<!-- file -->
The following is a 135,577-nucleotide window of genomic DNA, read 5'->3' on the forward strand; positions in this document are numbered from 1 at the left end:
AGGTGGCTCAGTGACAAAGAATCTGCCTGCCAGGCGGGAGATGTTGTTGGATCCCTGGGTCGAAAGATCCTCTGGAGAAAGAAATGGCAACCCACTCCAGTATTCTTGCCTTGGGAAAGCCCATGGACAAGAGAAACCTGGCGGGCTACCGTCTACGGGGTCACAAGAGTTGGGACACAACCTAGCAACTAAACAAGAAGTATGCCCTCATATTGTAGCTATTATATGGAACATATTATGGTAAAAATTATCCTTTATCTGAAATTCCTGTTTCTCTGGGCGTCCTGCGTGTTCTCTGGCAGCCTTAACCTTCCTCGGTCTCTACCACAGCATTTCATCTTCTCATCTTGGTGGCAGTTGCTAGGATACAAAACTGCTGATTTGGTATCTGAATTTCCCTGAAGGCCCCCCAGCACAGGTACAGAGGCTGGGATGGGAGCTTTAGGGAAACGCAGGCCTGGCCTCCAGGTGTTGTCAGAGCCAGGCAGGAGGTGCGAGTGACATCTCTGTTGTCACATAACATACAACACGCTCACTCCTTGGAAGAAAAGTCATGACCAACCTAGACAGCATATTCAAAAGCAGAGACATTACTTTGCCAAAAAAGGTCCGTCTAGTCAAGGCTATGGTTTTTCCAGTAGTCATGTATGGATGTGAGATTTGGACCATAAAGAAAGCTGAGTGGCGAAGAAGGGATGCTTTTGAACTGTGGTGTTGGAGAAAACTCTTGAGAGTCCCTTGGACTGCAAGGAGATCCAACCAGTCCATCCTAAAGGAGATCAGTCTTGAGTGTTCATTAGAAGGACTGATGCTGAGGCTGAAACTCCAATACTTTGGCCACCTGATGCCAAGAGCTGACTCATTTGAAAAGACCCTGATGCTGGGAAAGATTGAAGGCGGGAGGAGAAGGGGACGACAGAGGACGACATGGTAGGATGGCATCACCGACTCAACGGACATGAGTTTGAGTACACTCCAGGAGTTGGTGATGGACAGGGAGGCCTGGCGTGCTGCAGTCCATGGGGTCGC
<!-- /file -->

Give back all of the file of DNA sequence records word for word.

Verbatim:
The following is a 135,577-nucleotide window of genomic DNA, read 5'->3' on the forward strand; positions in this document are numbered from 1 at the left end:
AGGTGGCTCAGTGACAAAGAATCTGCCTGCCAGGCGGGAGATGTTGTTGGATCCCTGGGTCGAAAGATCCTCTGGAGAAAGAAATGGCAACCCACTCCAGTATTCTTGCCTTGGGAAAGCCCATGGACAAGAGAAACCTGGCGGGCTACCGTCTACGGGGTCACAAGAGTTGGGACACAACCTAGCAACTAAACAAGAAGTATGCCCTCATATTGTAGCTATTATATGGAACATATTATGGTAAAAATTATCCTTTATCTGAAATTCCTGTTTCTCTGGGCGTCCTGCGTGTTCTCTGGCAGCCTTAACCTTCCTCGGTCTCTACCACAGCATTTCATCTTCTCATCTTGGTGGCAGTTGCTAGGATACAAAACTGCTGATTTGGTATCTGAATTTCCCTGAAGGCCCCCCAGCACAGGTACAGAGGCTGGGATGGGAGCTTTAGGGAAACGCAGGCCTGGCCTCCAGGTGTTGTCAGAGCCAGGCAGGAGGTGCGAGTGACATCTCTGTTGTCACATAACATACAACACGCTCACTCCTTGGAAGAAAAGTCATGACCAACCTAGACAGCATATTCAAAAGCAGAGACATTACTTTGCCAAAAAAGGTCCGTCTAGTCAAGGCTATGGTTTTTCCAGTAGTCATGTATGGATGTGAGATTTGGACCATAAAGAAAGCTGAGTGGCGAAGAAGGGATGCTTTTGAACTGTGGTGTTGGAGAAAACTCTTGAGAGTCCCTTGGACTGCAAGGAGATCCAACCAGTCCATCCTAAAGGAGATCAGTCTTGAGTGTTCATTAGAAGGACTGATGCTGAGGCTGAAACTCCAATACTTTGGCCACCTGATGCCAAGAGCTGACTCATTTGAAAAGACCCTGATGCTGGGAAAGATTGAAGGCGGGAGGAGAAGGGGACGACAGAGGACGACATGGTAGGATGGCATCACCGACTCAACGGACATGAGTTTGAGTACACTCCAGGAGTTGGTGATGGACAGGGAGGCCTGGCGTGCTGCAGTCCATGGGGTCGC